|Matthew Henry's Concise Commentary|
37:21-33 The Lord our God requires that we do justly, and render to all their due. It is a great sin for those that are able, to deny the payment of just debts; it is a great misery not to be able to pay them. He that is truly merciful, will be ever merciful. We must leave our sins; learn to do well, and cleave to it. This is true religion. The blessing of God is the spring, sweetness, and security of all earthly enjoyments. And if we are sure of this, we are sure not to want any thing good for us in this world. By his grace and Holy Spirit, he directs the thoughts, affections, and designs of good men. By his providence he overrules events, so as to make their way plain. He does not always show them his way for a distance, but leads them step by step, as children are led. God will keep them from being ruined by their falls, either into sin or into trouble, though such as fall into sin will be sorely hurt. Few, if any, have known the consistent believer, or his children, reduced to abject, friendless want. God forsakes not his saints in affliction; and in heaven only the righteous shall dwell for ever; that will be their everlasting habitation. A good man may fall into the hands of a messenger of Satan, and be sorely buffeted, but God will not leave him in his enemy's hands.
Verse 26. - He is ever merciful, and lendeth (comp. ver. 21). This psalm contains a good deal of repetition, perhaps intended to emphasize certain portions of its teaching (see vers. 1, 7, 8; 3, 27; 11, 22, 29; 7, 34, etc.). And his seed is blessed (comp. Psalm 25:13; Psalm 102:28; Psalm 112:2).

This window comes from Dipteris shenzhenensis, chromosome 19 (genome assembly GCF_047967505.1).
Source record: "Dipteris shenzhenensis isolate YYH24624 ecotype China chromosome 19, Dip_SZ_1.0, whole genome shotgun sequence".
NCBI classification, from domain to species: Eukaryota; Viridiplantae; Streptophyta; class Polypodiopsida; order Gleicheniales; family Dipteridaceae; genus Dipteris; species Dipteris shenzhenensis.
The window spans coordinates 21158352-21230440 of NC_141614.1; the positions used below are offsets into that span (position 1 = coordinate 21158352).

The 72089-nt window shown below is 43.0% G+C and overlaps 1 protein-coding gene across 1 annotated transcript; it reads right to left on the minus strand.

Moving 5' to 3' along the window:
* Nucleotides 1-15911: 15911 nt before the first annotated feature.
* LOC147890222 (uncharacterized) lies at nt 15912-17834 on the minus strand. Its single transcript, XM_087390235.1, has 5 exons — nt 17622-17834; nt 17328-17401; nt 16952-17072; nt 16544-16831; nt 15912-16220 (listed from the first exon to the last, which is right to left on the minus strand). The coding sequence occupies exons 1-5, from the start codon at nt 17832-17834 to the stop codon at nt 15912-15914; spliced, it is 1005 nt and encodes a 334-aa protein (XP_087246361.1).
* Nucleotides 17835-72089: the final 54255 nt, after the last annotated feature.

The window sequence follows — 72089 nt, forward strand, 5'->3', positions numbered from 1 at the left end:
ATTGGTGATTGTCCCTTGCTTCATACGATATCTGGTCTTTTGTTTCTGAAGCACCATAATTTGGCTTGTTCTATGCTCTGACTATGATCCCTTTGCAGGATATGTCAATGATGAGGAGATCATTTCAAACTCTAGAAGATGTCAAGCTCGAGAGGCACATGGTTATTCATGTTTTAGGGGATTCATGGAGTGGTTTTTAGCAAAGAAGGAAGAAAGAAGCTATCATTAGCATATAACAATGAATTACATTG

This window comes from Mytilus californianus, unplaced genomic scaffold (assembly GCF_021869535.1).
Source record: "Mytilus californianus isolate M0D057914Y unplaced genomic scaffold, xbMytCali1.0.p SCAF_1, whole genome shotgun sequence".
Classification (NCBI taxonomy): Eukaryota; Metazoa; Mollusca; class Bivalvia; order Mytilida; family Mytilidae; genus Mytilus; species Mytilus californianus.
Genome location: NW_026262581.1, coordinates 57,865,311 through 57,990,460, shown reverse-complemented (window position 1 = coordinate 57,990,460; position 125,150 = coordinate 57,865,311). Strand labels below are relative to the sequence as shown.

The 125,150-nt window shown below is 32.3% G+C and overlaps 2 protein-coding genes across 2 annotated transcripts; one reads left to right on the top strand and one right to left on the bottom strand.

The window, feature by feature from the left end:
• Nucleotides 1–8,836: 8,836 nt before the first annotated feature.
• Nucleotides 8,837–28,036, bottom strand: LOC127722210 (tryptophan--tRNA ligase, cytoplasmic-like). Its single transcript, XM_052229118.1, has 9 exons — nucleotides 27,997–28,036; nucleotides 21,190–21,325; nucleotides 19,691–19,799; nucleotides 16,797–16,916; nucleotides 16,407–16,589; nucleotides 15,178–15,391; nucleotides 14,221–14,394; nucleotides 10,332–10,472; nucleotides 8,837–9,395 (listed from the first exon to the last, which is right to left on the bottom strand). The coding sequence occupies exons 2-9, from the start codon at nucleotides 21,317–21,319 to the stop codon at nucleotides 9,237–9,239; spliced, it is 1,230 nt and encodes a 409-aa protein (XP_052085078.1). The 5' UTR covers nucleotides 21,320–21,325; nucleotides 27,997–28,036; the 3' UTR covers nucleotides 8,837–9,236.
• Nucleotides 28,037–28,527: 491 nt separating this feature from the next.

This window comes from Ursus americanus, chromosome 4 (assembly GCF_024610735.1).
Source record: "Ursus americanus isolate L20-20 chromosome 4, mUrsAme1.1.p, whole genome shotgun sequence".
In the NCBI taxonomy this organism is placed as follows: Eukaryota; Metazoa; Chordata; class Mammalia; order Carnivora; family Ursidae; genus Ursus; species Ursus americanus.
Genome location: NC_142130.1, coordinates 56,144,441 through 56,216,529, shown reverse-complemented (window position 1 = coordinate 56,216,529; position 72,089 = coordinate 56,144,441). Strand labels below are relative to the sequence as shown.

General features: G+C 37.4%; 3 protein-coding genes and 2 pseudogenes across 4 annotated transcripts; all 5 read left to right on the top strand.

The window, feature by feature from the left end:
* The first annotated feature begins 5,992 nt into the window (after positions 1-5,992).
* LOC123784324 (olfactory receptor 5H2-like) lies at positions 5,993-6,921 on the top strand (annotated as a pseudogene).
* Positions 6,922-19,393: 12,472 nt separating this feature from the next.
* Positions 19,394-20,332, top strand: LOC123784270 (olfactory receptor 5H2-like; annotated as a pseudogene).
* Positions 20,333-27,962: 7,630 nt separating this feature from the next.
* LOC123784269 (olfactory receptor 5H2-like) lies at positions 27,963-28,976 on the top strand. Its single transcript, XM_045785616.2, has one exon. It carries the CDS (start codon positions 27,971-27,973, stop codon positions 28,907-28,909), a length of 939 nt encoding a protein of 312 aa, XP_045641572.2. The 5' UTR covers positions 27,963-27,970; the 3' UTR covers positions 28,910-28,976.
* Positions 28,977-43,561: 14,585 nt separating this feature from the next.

Gill's Exposition of the Entire Bible
He is ever merciful, and lendeth,.... He sympathizes with the poor in distress, and shows mercy to miserable objects; not only by words, but deeds: and this is his constant disposition and conduct; of which his lending, as well as giving to persons in necessity, is an instance; and which shows capacity, and is a proof of the observation of the psalmist, that such are never forsaken, nor left to beg their bread: so far from it, that they have to lend and give to others;
and his seed is blessed; either his seed sown, his alms deeds, which are blessed to him and his, and to them to whom he ministers, as Jarchi explains it; see 2 Corinthians 9:6; or rather his offspring, who are blessed of God with things temporal for his sake; and are blessed by men, who say of them, these are the posterity of such and such liberal persons.
Jamieson-Fausset-Brown Bible Commentary
26. his seed is blessed—literally, "for a blessing" (Ge 12:2; Ps 21:6). This position is still true as the rule of God's economy (1Ti 4:8; 6:6).
Psalm 37:26 Parallel Commentaries
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